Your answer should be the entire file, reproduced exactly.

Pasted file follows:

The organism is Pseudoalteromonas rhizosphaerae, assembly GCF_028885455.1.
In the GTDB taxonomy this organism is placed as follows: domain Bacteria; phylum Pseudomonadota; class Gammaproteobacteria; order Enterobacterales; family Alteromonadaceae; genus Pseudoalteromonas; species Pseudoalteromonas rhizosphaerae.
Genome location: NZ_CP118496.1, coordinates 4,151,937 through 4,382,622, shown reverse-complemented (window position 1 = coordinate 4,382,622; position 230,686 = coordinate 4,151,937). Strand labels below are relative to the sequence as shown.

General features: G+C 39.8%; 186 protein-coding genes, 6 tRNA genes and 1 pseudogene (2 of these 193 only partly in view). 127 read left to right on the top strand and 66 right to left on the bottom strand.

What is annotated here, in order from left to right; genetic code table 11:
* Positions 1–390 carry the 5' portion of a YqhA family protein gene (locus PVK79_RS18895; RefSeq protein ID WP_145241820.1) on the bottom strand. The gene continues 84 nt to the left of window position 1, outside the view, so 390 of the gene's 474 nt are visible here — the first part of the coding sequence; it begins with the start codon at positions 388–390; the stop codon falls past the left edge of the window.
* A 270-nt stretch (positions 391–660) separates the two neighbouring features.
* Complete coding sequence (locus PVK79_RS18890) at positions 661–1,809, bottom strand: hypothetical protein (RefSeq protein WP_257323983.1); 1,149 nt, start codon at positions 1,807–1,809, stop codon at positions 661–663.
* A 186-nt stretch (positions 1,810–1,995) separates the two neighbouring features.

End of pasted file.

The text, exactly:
The organism is Pseudoalteromonas rhizosphaerae, assembly GCF_028885455.1.
In the GTDB taxonomy this organism is placed as follows: domain Bacteria; phylum Pseudomonadota; class Gammaproteobacteria; order Enterobacterales; family Alteromonadaceae; genus Pseudoalteromonas; species Pseudoalteromonas rhizosphaerae.
Genome location: NZ_CP118496.1, coordinates 4,151,937 through 4,382,622, shown reverse-complemented (window position 1 = coordinate 4,382,622; position 230,686 = coordinate 4,151,937). Strand labels below are relative to the sequence as shown.

General features: G+C 39.8%; 186 protein-coding genes, 6 tRNA genes and 1 pseudogene (2 of these 193 only partly in view). 127 read left to right on the top strand and 66 right to left on the bottom strand.

What is annotated here, in order from left to right; genetic code table 11:
* Positions 1–390 carry the 5' portion of a YqhA family protein gene (locus PVK79_RS18895; RefSeq protein ID WP_145241820.1) on the bottom strand. The gene continues 84 nt to the left of window position 1, outside the view, so 390 of the gene's 474 nt are visible here — the first part of the coding sequence; it begins with the start codon at positions 388–390; the stop codon falls past the left edge of the window.
* A 270-nt stretch (positions 391–660) separates the two neighbouring features.
* Complete coding sequence (locus PVK79_RS18890) at positions 661–1,809, bottom strand: hypothetical protein (RefSeq protein WP_257323983.1); 1,149 nt, start codon at positions 1,807–1,809, stop codon at positions 661–663.
* A 186-nt stretch (positions 1,810–1,995) separates the two neighbouring features.